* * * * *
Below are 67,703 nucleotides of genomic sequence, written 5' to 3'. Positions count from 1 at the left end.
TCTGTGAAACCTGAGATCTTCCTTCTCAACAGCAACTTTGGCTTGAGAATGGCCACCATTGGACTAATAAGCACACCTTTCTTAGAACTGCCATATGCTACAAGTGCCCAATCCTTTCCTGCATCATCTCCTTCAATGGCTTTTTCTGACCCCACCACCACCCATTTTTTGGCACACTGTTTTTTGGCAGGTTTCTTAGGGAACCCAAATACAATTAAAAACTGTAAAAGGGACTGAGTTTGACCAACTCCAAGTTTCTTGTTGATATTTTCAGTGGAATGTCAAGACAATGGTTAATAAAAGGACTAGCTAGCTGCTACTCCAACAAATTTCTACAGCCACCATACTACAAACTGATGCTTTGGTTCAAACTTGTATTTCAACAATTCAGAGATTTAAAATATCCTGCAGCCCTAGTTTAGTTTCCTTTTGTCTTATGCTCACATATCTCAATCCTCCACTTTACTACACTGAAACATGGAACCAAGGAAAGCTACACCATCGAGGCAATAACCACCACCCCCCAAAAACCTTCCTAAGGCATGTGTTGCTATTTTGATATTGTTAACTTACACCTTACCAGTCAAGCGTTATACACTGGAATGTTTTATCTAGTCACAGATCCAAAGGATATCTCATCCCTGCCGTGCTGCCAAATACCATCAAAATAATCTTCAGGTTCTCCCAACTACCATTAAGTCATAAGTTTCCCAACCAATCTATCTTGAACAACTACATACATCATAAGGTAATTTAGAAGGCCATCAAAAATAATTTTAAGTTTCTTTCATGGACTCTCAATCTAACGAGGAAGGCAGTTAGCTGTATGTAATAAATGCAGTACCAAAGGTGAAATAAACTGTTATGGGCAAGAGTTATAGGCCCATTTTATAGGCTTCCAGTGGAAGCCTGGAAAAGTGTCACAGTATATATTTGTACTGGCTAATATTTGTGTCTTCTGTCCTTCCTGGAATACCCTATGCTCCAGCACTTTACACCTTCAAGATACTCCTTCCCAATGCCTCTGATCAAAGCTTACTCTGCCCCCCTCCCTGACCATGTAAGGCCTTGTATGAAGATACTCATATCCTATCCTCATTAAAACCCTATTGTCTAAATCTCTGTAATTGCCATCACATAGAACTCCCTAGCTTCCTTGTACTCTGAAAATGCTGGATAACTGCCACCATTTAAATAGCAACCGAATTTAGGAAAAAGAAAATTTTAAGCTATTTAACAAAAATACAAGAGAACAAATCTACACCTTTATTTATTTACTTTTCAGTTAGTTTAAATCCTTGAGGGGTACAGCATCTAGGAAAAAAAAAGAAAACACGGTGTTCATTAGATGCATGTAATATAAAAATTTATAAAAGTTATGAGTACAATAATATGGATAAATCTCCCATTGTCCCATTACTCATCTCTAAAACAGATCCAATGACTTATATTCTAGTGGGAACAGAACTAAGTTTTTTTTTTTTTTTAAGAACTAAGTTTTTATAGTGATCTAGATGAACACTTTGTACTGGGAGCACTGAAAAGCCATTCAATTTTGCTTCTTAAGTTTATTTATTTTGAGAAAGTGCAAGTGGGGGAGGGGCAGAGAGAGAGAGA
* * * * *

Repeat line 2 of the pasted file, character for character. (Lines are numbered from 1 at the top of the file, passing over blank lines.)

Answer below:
TCTGTGAAACCTGAGATCTTCCTTCTCAACAGCAACTTTGGCTTGAGAATGGCCACCATTGGACTAATAAGCACACCTTTCTTAGAACTGCCATATGCTACAAGTGCCCAATCCTTTCCTGCATCATCTCCTTCAATGGCTTTTTCTGACCCCACCACCACCCATTTTTTGGCACACTGTTTTTTGGCAGGTTTCTTAGGGAACCCAAATACAATTAAAAACTGTAAAAGGGACTGAGTTTGACCAACTCCAAGTTTCTTGTTGATATTTTCAGTGGAATGTCAAGACAATGGTTAATAAAAGGACTAGCTAGCTGCTACTCCAACAAATTTCTACAGCCACCATACTACAAACTGATGCTTTGGTTCAAACTTGTATTTCAACAATTCAGAGATTTAAAATATCCTGCAGCCCTAGTTTAGTTTCCTTTTGTCTTATGCTCACATATCTCAATCCTCCACTTTACTACACTGAAACATGGAACCAAGGAAAGCTACACCATCGAGGCAATAACCACCACCCCCCAAAAACCTTCCTAAGGCATGTGTTGCTATTTTGATATTGTTAACTTACACCTTACCAGTCAAGCGTTATACACTGGAATGTTTTATCTAGTCACAGATCCAAAGGATATCTCATCCCTGCCGTGCTGCCAAATACCATCAAAATAATCTTCAGGTTCTCCCAACTACCATTAAGTCATAAGTTTCCCAACCAATCTATCTTGAACAACTACATACATCATAAGGTAATTTAGAAGGCCATCAAAAATAATTTTAAGTTTCTTTCATGGACTCTCAATCTAACGAGGAAGGCAGTTAGCTGTATGTAATAAATGCAGTACCAAAGGTGAAATAAACTGTTATGGGCAAGAGTTATAGGCCCATTTTATAGGCTTCCAGTGGAAGCCTGGAAAAGTGTCACAGTATATATTTGTACTGGCTAATATTTGTGTCTTCTGTCCTTCCTGGAATACCCTATGCTCCAGCACTTTACACCTTCAAGATACTCCTTCCCAATGCCTCTGATCAAAGCTTACTCTGCCCCCCTCCCTGACCATGTAAGGCCTTGTATGAAGATACTCATATCCTATCCTCATTAAAACCCTATTGTCTAAATCTCTGTAATTGCCATCACATAGAACTCCCTAGCTTCCTTGTACTCTGAAAATGCTGGATAACTGCCACCATTTAAATAGCAACCGAATTTAGGAAAAAGAAAATTTTAAGCTATTTAACAAAAATACAAGAGAACAAATCTACACCTTTATTTATTTACTTTTCAGTTAGTTTAAATCCTTGAGGGGTACAGCATCTAGGAAAAAAAAAGAAAACACGGTGTTCATTAGATGCATGTAATATAAAAATTTATAAAAGTTATGAGTACAATAATATGGATAAATCTCCCATTGTCCCATTACTCATCTCTAAAACAGATCCAATGACTTATATTCTAGTGGGAACAGAACTAAGTTTTTTTTTTTTTTTAAGAACTAAGTTTTTATAGTGATCTAGATGAACACTTTGTACTGGGAGCACTGAAAAGCCATTCAATTTTGCTTCTTAAGTTTATTTATTTTGAGAAAGTGCAAGTGGGGGAGGGGCAGAGAGAGAGAGA